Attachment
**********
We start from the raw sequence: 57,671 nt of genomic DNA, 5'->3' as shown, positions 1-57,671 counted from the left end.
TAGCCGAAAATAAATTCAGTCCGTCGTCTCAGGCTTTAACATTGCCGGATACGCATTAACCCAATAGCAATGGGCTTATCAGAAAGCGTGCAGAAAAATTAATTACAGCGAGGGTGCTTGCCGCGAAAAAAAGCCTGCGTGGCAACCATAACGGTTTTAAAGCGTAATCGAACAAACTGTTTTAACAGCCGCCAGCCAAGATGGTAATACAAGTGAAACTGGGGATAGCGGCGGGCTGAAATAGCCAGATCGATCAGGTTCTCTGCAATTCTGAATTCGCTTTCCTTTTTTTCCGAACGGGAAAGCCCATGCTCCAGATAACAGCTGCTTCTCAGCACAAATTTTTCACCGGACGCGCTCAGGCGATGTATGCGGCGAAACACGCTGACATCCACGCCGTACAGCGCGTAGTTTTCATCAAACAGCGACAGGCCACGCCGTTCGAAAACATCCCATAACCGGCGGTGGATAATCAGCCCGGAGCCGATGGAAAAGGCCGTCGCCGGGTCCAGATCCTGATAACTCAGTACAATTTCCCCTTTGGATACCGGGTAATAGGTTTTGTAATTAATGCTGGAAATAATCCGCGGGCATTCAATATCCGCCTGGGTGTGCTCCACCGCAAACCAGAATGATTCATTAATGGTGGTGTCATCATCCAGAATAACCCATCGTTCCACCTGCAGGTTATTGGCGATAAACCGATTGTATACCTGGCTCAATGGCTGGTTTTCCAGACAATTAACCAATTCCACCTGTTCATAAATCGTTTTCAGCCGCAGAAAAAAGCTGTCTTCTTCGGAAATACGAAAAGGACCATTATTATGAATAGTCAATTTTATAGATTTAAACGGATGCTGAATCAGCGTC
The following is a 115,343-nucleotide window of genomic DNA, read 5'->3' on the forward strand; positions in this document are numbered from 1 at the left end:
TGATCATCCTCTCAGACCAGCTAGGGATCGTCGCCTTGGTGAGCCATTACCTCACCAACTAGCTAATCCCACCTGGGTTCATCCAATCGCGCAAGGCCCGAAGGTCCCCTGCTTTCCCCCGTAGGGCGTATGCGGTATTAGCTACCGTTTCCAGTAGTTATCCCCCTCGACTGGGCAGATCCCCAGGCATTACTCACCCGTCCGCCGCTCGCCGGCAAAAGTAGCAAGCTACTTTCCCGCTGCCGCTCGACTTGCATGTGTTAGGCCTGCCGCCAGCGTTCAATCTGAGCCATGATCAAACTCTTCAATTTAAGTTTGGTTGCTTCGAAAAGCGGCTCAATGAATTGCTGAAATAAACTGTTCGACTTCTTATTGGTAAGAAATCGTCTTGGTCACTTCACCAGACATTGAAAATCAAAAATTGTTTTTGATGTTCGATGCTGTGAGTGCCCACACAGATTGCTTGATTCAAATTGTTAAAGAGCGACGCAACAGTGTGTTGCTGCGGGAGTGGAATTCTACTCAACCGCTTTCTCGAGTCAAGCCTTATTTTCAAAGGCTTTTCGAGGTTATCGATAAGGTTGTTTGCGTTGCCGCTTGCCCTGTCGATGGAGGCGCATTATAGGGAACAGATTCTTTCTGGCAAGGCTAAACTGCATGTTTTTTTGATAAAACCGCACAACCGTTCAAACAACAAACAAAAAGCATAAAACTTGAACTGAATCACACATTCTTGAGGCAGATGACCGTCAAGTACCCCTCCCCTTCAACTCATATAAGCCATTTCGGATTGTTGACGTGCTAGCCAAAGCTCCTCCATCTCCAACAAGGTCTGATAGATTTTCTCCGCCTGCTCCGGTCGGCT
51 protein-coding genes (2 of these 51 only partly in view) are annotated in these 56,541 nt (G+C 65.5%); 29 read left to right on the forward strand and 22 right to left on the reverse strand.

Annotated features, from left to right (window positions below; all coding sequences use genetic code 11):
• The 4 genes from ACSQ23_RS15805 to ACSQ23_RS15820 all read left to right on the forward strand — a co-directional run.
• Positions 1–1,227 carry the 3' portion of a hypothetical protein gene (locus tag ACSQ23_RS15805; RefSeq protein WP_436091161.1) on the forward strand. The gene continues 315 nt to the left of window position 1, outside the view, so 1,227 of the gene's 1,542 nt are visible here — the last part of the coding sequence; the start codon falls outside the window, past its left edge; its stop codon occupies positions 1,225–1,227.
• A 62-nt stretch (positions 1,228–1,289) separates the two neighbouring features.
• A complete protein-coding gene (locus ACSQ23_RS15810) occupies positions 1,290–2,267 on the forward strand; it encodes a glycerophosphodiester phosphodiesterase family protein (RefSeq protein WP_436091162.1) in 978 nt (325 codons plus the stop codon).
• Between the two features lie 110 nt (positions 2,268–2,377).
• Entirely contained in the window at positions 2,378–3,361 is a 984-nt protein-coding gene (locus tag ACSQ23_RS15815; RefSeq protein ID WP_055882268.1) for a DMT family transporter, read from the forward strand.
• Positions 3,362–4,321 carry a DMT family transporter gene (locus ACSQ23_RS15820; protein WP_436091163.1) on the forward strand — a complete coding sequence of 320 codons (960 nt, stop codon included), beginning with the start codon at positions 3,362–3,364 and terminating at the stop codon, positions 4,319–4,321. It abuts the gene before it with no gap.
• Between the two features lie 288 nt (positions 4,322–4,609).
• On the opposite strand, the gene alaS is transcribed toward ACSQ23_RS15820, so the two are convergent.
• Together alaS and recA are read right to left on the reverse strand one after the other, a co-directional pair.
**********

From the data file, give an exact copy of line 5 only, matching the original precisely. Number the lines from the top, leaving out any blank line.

51 protein-coding genes (2 of these 51 only partly in view) are annotated in these 56,541 nt (G+C 65.5%); 29 read left to right on the forward strand and 22 right to left on the reverse strand.